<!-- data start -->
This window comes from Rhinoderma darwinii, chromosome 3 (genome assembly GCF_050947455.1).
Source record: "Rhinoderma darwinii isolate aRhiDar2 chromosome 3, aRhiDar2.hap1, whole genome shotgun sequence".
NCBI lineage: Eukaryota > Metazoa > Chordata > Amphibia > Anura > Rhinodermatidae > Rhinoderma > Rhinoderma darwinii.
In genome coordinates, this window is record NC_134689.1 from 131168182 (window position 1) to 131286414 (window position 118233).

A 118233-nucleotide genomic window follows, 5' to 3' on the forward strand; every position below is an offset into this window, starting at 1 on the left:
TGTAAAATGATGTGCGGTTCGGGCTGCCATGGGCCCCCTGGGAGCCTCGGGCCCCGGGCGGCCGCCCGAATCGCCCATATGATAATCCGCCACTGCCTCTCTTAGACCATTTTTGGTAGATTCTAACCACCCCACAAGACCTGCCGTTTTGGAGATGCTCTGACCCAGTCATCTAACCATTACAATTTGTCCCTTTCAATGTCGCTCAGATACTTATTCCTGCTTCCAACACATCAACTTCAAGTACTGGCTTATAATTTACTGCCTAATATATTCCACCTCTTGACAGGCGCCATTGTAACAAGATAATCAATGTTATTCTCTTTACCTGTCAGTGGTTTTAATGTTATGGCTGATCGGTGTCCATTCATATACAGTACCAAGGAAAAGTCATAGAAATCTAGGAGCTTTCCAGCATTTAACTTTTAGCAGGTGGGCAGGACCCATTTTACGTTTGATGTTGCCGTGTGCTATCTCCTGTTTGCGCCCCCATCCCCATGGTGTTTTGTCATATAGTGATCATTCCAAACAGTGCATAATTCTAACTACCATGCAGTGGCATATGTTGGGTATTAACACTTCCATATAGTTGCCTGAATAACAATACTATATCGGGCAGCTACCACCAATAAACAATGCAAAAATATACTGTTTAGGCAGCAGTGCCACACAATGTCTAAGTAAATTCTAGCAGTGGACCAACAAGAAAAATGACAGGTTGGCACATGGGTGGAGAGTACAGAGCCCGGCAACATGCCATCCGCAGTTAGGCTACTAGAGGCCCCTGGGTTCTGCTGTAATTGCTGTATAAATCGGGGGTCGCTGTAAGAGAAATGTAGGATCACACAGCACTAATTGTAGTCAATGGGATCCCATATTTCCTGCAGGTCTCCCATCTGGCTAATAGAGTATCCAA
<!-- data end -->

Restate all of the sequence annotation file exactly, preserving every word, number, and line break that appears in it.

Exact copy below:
This window comes from Rhinoderma darwinii, chromosome 3 (genome assembly GCF_050947455.1).
Source record: "Rhinoderma darwinii isolate aRhiDar2 chromosome 3, aRhiDar2.hap1, whole genome shotgun sequence".
NCBI lineage: Eukaryota > Metazoa > Chordata > Amphibia > Anura > Rhinodermatidae > Rhinoderma > Rhinoderma darwinii.
In genome coordinates, this window is record NC_134689.1 from 131168182 (window position 1) to 131286414 (window position 118233).

A 118233-nucleotide genomic window follows, 5' to 3' on the forward strand; every position below is an offset into this window, starting at 1 on the left:
TGTAAAATGATGTGCGGTTCGGGCTGCCATGGGCCCCCTGGGAGCCTCGGGCCCCGGGCGGCCGCCCGAATCGCCCATATGATAATCCGCCACTGCCTCTCTTAGACCATTTTTGGTAGATTCTAACCACCCCACAAGACCTGCCGTTTTGGAGATGCTCTGACCCAGTCATCTAACCATTACAATTTGTCCCTTTCAATGTCGCTCAGATACTTATTCCTGCTTCCAACACATCAACTTCAAGTACTGGCTTATAATTTACTGCCTAATATATTCCACCTCTTGACAGGCGCCATTGTAACAAGATAATCAATGTTATTCTCTTTACCTGTCAGTGGTTTTAATGTTATGGCTGATCGGTGTCCATTCATATACAGTACCAAGGAAAAGTCATAGAAATCTAGGAGCTTTCCAGCATTTAACTTTTAGCAGGTGGGCAGGACCCATTTTACGTTTGATGTTGCCGTGTGCTATCTCCTGTTTGCGCCCCCATCCCCATGGTGTTTTGTCATATAGTGATCATTCCAAACAGTGCATAATTCTAACTACCATGCAGTGGCATATGTTGGGTATTAACACTTCCATATAGTTGCCTGAATAACAATACTATATCGGGCAGCTACCACCAATAAACAATGCAAAAATATACTGTTTAGGCAGCAGTGCCACACAATGTCTAAGTAAATTCTAGCAGTGGACCAACAAGAAAAATGACAGGTTGGCACATGGGTGGAGAGTACAGAGCCCGGCAACATGCCATCCGCAGTTAGGCTACTAGAGGCCCCTGGGTTCTGCTGTAATTGCTGTATAAATCGGGGGTCGCTGTAAGAGAAATGTAGGATCACACAGCACTAATTGTAGTCAATGGGATCCCATATTTCCTGCAGGTCTCCCATCTGGCTAATAGAGTATCCAA